- Paul Kuharsky, ESPN Staff Writer
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Posted by ESPN.com's Paul Kuharsky
The best players on the board and clear team needs lined up for three of the four teams as the AFC South made first-round selections in the NFL draft. Jacksonville needed an offensive line anchor and found Eugene Monroe, Houston wanted a big, athletic linebacker and found Brian Cushing, and Tennessee needed a playmaking receiver and grabbed Kenny Britt.
Indianapolis will say that adding UConn running back Donald Brown didn't have a lot to do with Joseph Addai, but clearly the Colts thought him too good to pass up and will now look for Addai to be part of a young one-two punch out of the backfield.
If the Colts can pick up a couple tough yards on the ground in crucial situations, it can make things a lot easier for Peyton Manning. And Brown should help make sure that Indy's play-action is an effective weapon that keeps defenses off balance.
The Titans broke an 11-year streak of avoiding first-round wide receivers and added Britt from Rutgers at No. 30. No, he's not a guarantee. But a team that went 13-3 a year ago was in position to take a swing and did. At 6-foot-3 and 215 pounds, Britt is roughly the same size as Justin Gage but he's faster, younger and brings much more upside, particularly as a red zone target.
More significantly, Britt is said to have a bit of the give-me-the-ball attitude. That can be trouble when a prima donna gets too much amplitude, but that shouldn't be the situation in Nashville. I've long maintained that the placid group personality of the receivers in Tennessee's locker room is an element of the production problem and that one semi-demanding guy -- provided he backs up the tone with solid play -- could add some juice while also being kept in check by the overall dynamic.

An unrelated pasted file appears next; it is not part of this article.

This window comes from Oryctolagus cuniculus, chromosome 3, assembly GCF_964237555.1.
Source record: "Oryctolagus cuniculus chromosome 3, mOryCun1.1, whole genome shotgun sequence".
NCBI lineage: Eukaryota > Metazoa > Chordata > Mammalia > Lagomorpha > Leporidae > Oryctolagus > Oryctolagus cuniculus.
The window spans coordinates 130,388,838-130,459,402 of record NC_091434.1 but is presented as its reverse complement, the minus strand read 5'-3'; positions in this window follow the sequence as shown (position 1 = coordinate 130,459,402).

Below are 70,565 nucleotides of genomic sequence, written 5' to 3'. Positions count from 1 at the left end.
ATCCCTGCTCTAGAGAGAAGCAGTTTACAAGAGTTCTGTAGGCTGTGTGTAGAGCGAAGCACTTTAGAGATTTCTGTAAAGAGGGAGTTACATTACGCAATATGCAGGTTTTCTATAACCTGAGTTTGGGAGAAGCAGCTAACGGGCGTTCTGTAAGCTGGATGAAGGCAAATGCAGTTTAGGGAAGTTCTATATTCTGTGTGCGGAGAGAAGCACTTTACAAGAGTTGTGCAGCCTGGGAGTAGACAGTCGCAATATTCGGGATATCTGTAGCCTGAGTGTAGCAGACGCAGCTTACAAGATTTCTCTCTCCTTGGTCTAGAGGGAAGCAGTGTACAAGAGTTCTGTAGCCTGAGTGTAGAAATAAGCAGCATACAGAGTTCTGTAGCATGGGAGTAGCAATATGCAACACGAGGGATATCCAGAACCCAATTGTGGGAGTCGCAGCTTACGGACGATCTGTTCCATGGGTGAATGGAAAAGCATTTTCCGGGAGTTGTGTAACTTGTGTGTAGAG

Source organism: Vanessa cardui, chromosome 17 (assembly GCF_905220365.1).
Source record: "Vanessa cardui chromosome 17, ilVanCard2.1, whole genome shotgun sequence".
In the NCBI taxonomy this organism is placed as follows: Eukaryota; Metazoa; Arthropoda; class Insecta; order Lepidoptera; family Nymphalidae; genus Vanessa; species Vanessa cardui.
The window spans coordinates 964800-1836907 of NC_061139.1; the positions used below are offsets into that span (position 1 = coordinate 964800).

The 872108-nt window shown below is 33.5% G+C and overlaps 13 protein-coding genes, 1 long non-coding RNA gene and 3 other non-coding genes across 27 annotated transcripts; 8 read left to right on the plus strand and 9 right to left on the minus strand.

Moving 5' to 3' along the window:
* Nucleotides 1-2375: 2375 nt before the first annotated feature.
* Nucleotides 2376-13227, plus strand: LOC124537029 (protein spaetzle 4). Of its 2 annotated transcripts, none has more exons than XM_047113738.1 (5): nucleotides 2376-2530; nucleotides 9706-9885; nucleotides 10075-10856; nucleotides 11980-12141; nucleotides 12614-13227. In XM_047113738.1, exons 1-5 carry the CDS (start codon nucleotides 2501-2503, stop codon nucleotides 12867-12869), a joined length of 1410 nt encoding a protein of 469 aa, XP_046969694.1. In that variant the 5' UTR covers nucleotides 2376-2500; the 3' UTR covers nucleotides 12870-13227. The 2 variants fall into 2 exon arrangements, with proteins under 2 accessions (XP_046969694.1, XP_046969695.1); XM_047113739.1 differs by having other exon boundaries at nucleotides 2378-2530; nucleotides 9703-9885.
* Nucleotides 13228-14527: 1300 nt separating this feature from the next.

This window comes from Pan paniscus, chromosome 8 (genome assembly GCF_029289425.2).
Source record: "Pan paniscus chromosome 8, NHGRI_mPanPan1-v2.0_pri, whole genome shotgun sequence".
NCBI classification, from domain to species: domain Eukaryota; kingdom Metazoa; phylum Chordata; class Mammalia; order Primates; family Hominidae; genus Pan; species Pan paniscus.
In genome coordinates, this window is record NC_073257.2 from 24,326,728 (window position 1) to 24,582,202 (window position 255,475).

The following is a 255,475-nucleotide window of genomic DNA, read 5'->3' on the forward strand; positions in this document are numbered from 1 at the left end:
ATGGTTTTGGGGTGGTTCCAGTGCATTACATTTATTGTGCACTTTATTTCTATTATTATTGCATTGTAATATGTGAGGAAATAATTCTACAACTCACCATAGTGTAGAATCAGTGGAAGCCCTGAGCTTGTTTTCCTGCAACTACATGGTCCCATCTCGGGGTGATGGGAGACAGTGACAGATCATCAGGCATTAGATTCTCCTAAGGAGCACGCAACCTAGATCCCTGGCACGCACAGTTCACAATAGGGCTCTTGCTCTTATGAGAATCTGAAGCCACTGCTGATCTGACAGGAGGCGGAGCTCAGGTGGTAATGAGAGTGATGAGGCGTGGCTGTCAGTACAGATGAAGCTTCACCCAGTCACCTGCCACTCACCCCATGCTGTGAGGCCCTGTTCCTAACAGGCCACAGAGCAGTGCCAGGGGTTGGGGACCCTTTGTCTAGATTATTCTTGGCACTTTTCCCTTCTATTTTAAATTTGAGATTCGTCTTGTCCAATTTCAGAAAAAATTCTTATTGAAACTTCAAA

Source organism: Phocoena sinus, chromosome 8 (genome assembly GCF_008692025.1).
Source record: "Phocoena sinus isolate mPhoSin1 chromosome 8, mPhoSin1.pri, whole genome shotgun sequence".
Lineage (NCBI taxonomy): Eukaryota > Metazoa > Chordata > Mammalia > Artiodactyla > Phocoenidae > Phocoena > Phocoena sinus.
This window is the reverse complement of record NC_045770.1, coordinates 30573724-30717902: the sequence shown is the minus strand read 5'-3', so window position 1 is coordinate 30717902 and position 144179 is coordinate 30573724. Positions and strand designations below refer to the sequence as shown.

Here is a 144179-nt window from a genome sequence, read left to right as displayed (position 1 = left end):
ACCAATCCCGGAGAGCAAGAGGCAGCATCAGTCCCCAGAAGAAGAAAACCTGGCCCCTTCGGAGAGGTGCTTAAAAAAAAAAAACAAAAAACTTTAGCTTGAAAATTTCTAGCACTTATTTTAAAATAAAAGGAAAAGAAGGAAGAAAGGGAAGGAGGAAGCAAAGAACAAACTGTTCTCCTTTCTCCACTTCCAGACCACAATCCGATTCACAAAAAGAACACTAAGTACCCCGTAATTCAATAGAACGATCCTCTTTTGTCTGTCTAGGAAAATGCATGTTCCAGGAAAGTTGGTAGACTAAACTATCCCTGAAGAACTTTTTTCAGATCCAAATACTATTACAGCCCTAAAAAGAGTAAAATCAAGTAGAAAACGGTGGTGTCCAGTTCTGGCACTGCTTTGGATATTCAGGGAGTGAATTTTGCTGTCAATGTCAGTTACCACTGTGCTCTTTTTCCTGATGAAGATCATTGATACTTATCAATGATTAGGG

Britt and Jeff Fisher said the attitude is more about Britt's determination to go get the ball when it's in the air, not in any sort of out-of-the-team framework desire for passes to be thrown his direction.
The Titans said they are looking to get him on the field right away. Saying it and doing it are two different things when it comes to a lot of rookies on Fisher teams. But if Britt pans out, he can help the Titans find more big plays and find more space for their running game and he's the one player added to the division that could dictate a change in a defense.
Jaguars general manager Gene Smith and his staff believe what they saw on film of William & Mary cornerback Derek Cox and said the team valued him as a second-round pick. The Jaguars traded next year's second to New England in order to draft Cox in the third. He'll have to be a very good player to justify the move, considering analysts' horror over him being taken so early. If he's what the team expects, perhaps he will lock in opposite Rashean Mathis and allow Brian Williams to be a full-time safety with Reggie Nelson. If he doesn't pan out, Smith will have to answer questions about his own vision as well as Cox's skills.
Most surprising move
Tight end wasn't regarded as a major need for the Texans, who have a great one in Owen Daniels. But they took a pair with back-to-back picks in the fourth and fifth rounds. Anthony Hill of NC State is said by some to qualify as an extra offensive lineman when he's on the field, which has to sound good to running back Steve Slaton. Local favorite James Casey is a versatile player who can throw and may provide some wrinkles in the offense.
File it away
The Colts spent their sixth-round pick on Purdue quarterback Curtis Painter, the first player they've drafted at the spot since Jim Sorgi in the sixth round in 2004. The Colts are unlikely to carry three quarterbacks on their 53-man roster as long as Manning is healthy. If he's taking every snap, why take up two additional roster spots? So will Painter be fighting Sorgi for the backup job? I've speculated that it's too early to start thinking about Manning's heir, but if the Colts didn't see qualities in Painter that make the strong-armed Boilermaker a long-term possibility, they wouldn't have spent the pick on him.